Quiet Summary_potential-success
• Maximizing Personal Potential. To be at your peak performance, seek to operate from your sweet spot, and occasionally stretch yourself when the situation requires it. Check out the Quiet summary bundle for details on how to find your “sweet spot”, push yourself out of your comfort zone without overstretching, manage your thinking, close communication gaps and create the right social setting where everyone can enjoy themselves.

Teamwork and Collaboration. Enhance results by using a blend of group and solitary activities, including a range of work options, assigning tasks based on people’s natural strengths.

Nurturing Introverted Children. Don’t force introverted kids to become more assertive or energetic. Instead, try to understand how they see the world. In our  complete Quiet summary, you can also find tips to help introverted kids to build confidence and ease into novelty, and how to create a more conducive learning and educational environment.

Getting the Most from Quiet

Whether you’re an introvert or someone who wishes to improve your relationships and management skills, there are definitely loads of insights to be found in this book. Check out our complete book summary bundle which includes an infographic, 14-page text summary, and a 27-minute audio summary.

Quiet summary - book summary bundle

This book is packed with anecdotes, examples, and resources including:
• Details of Cain’s research and personal meetings with experts, researchers, leaders, professionals and people at her talks;
• Relevant research and studies on introversion/extroversion;
• A comparison of Americans’ obsession with extroversion, compared with the quiet persistence valued by Asians;
• Examples, stories and case studies involving relationships, business, finance, education etc., and famous people such as Dale Carnegie, Rosa Parks, Mahatma Ghandi, Moses, Steve Wozniak, Warren Buffett, Eleanor and Franklin Roosevelt; and
• Simple self-assessment tools.

You can purchase the book here or visit susancain.net for more details.

Want to learn more about personality types and harnessing your unique strengths? Do check out our Surrounded by Idiots summary and Strengths Based Leadership summary.

About the Author of Quiet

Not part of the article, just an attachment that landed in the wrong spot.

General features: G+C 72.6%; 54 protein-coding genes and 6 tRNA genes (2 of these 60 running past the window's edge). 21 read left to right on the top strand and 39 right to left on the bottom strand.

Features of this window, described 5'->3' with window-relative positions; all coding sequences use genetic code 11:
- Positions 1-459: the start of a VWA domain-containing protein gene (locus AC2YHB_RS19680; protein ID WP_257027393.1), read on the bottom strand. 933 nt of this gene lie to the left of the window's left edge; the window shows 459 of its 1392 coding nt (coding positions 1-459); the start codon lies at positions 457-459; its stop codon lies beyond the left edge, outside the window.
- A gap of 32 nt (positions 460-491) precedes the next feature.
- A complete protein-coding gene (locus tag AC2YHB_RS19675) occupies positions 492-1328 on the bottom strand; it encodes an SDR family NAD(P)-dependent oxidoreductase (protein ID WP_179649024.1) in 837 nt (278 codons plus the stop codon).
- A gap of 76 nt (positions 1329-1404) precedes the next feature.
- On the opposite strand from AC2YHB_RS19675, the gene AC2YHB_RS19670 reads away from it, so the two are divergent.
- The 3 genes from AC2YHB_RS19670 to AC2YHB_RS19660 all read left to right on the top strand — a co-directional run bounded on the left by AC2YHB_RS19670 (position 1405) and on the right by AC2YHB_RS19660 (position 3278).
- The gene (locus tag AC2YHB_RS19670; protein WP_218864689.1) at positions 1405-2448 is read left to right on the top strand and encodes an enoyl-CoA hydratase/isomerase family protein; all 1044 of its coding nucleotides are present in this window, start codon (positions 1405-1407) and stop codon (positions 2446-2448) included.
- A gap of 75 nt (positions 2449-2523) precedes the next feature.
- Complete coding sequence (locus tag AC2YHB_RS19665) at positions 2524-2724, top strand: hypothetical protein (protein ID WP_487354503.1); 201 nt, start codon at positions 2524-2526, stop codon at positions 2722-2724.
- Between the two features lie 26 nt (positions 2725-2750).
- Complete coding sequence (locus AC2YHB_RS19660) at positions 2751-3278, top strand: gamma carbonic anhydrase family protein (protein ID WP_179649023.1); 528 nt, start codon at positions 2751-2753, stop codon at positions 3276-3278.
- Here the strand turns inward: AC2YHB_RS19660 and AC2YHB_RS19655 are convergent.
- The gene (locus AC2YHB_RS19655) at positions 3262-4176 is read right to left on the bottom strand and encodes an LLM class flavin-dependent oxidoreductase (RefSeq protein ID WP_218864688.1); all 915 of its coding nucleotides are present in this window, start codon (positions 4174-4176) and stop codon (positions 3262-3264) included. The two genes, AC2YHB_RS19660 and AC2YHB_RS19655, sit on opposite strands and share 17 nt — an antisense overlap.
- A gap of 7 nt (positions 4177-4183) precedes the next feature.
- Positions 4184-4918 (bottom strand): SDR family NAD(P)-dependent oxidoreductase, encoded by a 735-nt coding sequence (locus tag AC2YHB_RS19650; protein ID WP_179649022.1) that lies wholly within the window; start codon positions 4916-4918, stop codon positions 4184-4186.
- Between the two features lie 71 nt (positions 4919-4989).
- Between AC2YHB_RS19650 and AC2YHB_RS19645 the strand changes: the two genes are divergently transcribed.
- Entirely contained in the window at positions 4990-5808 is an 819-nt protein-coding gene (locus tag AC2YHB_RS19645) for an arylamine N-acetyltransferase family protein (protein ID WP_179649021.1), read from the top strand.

Quiet: The Power of Introverts in a World that Can´t Stop Talking is authored by Susan Horowitz Cainan American writer and lecturer. She worked as an attorney, then a negotiations consultant as owner and principal of The Negotiation Company, before leaving her careers for a quieter life of writing. She has also been a fellow and a faculty/staff member of the Woodhull Institute for Ethical Leadership, an educational nonprofit organization. Cain graduated from Princeton University with a Bachelor of Arts degree in English and earned her Juris Doctor degree from Harvard Law School in 1993. In 2015, Cain co-founded Quiet Revolution, a mission-based company with initiatives in the areas of children (parenting and education), lifestyle, and the workplace.

Quiet Quotes

“If genius is one percent inspiration and ninety-nine percent perspiration, then as a culture we tend to lionize the one percent….But great power lies in the other ninety-nine percent.”

“If you’re an introvert…you have the power of persistence, the tenacity to solve complex problems, and the clear-sightedness to avoid pitfalls that trip others up.”

“We can stretch our personalities, but only up to a point. Our inborn temperaments influence us, regardless of the lives we lead.”

“Even though we can reach for the outer limits of our temperaments, it can often be better to situate ourselves squarely inside our comfort zones.”

“If personal space is vital to creativity, so is freedom from ‘peer pressure’.”

“The trick for introverts is to honor their own styles instead of allowing themselves to be swept up by prevailing norms.”

“Instead of distinguishing between online and personal interaction, we used the lessons of one to inform our thinking about the other.”

“Introverts prefer to work independently, and solitude can be a catalyst to innovation.”

Click here to download Quiet book summary and infographic